Harry Temple was one of the early volunteers in the 2nd AIF and enlisted on 24 May 1940. He was appointed to the 2/5 Field Regiment which was an artillery unit. The recruits were sent to Ingleburn Army Camp, where there was little equipment available and the days were spent marching in muddy paddocks, playing sports, “smokos”, blanket folding and other routines. There were no uniforms available. Australia was not prepared for a large-scale war.
As the war progressed, there was an urgent need to prepare the army for overseas service. In September 1940 the unit was sent to Bathurst for more intensive training. There was a shortage of transport and some of the soldiers had to cling to the platforms of the commercial trucks. Some weapons were now available and the time was spent polishing and oiling their guns.
On 19 October the unit departed Bathurst with cheering crowds farewelling them along the way. Many of the soldiers were sporting hangovers from the previous night’s celebrations.
With the realisation that they would be soon embarking overseas, Harry Temple became engaged to Rae Cohen, but they postponed the wedding until his hopeful return. Seven thousand troops boarded the Queen Mary which had been converted into a troop carrier. Once again there were cheering crowds and flotillas of small ships to farewell the troops off to the war.
This was not luxurious travel. Blackouts were enforced and the heat was stifling through the tropics. Their destination was a secret, although lectures in Hinduism suggested they were off to India. Time was spent with inter-regiment sports competitions and much gambling.
On 2 November they landed in Bombay (now Mumbai) and were then transferred to another ship and sailed through the Suez Canal. Palestine was their destination. Disembarkation was at the Egyptian port of El Kantara. In open rail box cars they travelled through a dust storm to Deir Suneid between Gaza and Jerusalem where they camped in tents.
The next few months were filled with mindless marching, but generous leave allowed the soldiers to let off steam in Cairo and Jerusalem. There was plenty of fresh fruit and vegetables, but the biggest problem was stopping their limited equipment from being stolen.
At last, some equipment was delivered. These were antiquated WWI howitzers. Rain, it was winter, followed by blinding dust storms were their only enemy. The men were craving for action but there was such a shortage of equipment.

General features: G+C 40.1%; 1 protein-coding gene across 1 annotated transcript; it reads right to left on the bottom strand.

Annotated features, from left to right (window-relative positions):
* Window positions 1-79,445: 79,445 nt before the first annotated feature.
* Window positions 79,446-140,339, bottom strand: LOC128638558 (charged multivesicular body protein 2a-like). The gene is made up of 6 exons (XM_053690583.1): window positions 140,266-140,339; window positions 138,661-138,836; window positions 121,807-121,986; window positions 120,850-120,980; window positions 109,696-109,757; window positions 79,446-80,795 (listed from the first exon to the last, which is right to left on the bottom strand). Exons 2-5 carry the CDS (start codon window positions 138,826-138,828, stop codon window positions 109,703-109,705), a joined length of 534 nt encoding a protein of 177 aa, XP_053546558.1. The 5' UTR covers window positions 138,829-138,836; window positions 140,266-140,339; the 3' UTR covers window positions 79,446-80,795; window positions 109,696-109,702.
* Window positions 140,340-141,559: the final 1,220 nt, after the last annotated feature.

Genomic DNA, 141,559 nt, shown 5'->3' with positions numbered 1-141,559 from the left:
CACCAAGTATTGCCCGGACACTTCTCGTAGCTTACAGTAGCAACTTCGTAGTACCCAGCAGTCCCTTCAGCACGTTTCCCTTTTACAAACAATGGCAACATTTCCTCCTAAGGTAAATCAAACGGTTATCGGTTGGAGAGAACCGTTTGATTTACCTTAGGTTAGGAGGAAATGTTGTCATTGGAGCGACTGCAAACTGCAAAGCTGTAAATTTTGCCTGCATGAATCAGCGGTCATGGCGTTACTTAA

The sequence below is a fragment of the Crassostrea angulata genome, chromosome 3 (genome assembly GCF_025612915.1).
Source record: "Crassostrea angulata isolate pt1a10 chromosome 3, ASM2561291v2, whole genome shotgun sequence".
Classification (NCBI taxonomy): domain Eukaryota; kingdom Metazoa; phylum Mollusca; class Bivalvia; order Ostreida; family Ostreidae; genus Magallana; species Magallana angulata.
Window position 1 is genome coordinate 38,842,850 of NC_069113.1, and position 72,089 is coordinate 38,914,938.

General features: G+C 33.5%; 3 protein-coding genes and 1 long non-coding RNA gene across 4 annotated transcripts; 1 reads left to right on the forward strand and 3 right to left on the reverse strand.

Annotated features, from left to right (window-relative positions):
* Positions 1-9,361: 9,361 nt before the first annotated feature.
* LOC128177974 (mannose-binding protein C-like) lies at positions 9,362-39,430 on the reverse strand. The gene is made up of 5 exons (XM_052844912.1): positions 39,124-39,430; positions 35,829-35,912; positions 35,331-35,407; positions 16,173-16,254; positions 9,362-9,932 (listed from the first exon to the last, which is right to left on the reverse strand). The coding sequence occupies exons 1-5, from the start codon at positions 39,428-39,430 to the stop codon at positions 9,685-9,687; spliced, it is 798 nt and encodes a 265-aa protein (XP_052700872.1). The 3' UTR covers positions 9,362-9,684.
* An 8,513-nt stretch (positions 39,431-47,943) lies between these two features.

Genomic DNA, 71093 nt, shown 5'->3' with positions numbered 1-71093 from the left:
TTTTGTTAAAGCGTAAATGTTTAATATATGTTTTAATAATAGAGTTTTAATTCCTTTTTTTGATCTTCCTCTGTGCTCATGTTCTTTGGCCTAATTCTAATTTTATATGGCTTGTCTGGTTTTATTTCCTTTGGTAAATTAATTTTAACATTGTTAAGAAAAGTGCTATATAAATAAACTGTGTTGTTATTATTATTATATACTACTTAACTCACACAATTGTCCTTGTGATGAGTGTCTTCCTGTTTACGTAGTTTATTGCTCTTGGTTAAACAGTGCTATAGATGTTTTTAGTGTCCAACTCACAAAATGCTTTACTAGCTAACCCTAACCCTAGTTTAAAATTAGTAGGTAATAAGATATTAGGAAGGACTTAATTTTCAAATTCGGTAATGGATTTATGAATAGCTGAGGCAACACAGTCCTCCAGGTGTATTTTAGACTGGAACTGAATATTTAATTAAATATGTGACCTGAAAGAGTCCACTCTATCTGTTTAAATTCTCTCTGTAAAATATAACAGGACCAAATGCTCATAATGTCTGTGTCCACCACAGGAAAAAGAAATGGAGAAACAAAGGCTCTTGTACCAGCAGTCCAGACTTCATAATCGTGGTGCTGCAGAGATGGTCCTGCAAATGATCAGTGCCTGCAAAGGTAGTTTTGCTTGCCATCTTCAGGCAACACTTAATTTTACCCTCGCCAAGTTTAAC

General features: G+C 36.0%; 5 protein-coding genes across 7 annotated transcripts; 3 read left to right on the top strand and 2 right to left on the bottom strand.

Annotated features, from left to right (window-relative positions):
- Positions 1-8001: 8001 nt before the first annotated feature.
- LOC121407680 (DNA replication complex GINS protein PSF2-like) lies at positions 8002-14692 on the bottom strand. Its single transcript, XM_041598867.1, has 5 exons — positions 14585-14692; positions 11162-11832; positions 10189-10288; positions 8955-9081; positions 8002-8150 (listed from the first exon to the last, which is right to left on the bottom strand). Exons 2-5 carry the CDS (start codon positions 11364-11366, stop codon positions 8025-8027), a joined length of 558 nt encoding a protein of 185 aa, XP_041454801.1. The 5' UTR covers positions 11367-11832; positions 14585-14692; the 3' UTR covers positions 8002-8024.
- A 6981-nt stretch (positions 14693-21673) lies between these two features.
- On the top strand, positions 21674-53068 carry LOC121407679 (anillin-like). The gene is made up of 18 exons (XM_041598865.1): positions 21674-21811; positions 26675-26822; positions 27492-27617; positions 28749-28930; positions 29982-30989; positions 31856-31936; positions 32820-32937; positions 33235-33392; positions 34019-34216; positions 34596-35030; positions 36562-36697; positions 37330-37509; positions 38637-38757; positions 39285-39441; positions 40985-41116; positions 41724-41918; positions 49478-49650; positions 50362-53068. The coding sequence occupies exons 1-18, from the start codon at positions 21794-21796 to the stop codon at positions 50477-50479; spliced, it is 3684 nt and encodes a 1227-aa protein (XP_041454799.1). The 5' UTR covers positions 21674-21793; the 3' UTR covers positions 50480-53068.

In May they were moved to a camp near Nazareth, where the scenery was lush with fields and trees. The kibbutzniks made them very welcome with food, hospitality and entertainment. Thirty years later Harry returned to this area and carried fond memories of his stay.
On 7 June the regiment moved to Syria which was occupied by French Vichy. The action lasted six weeks when the enemy called for an armistice. There were a number of fatalities and casualties. Here the regiment’s highly regarded leader, (Roden Cutler, later knighted and NSW Governor) was wounded and his leg was amputated. The unit now controlled the demilitarisation zone around Tripoli.
As Singapore had fallen, the real threat was now assessed as the Japanese and the fear of their invasion of Australia. So the unit moved back to Egypt and in February 1942 they embarked for Australia. The return to Sydney enabled Harry and Rae’s wedding at The Great Synagogue to take place on 17 March. The records show he went AWOL at this time.
Their next destination was Milne Bay in New Guinea. Now confronted with topical rains it was quite a different war front. The Japanese invaded Milne Bay from the sea, but fortunately the land troops were supported by the RAAF and the enemy withdrew. This action was a great morale booster, being the first major defeat of the Japanese. Like many others Harry contracted malaria in New Guinea and so was sent back to Australia to recover.
His wife joined him in Warwick in June 1944. Here Harry incurred his only war injury. Sitting on the sidelines of a football match the ball was kicked towards him. The players bounded towards him, fell on his leg and broke his leg. He was now deemed unfit for active service. He was retrained as a dental assistant in the 55th Australian Dental Unit. He was discharged from the army on 6 September 1945.
Every Anzac Day Harry marched and met up at his unit’s re-union. He also attended NAJEX meetings. He was affectionately nicknamed Monte, by his army mates, which may have derived from ‘Monte Carlo’, as he was one of the organisers for two-up and other gambling pursuits in his unit.
Harry Temple was a modest man, a loving husband and father to his five children and a keen supporter of the community. He spent a major part of his working life working in the dry-cleaning industry. He passed away too early at sixty-four. As a touching tribute his army mates lined up outside the Chevra Kadisha.
His brother and sister-in-law in the wedding photograph both served in army administration.
Written by Harry Temple’s son, John Temple, who also provided the photographs. (He notes that Harry never spoke about the war and this information was largely gleaned from secondary reports.)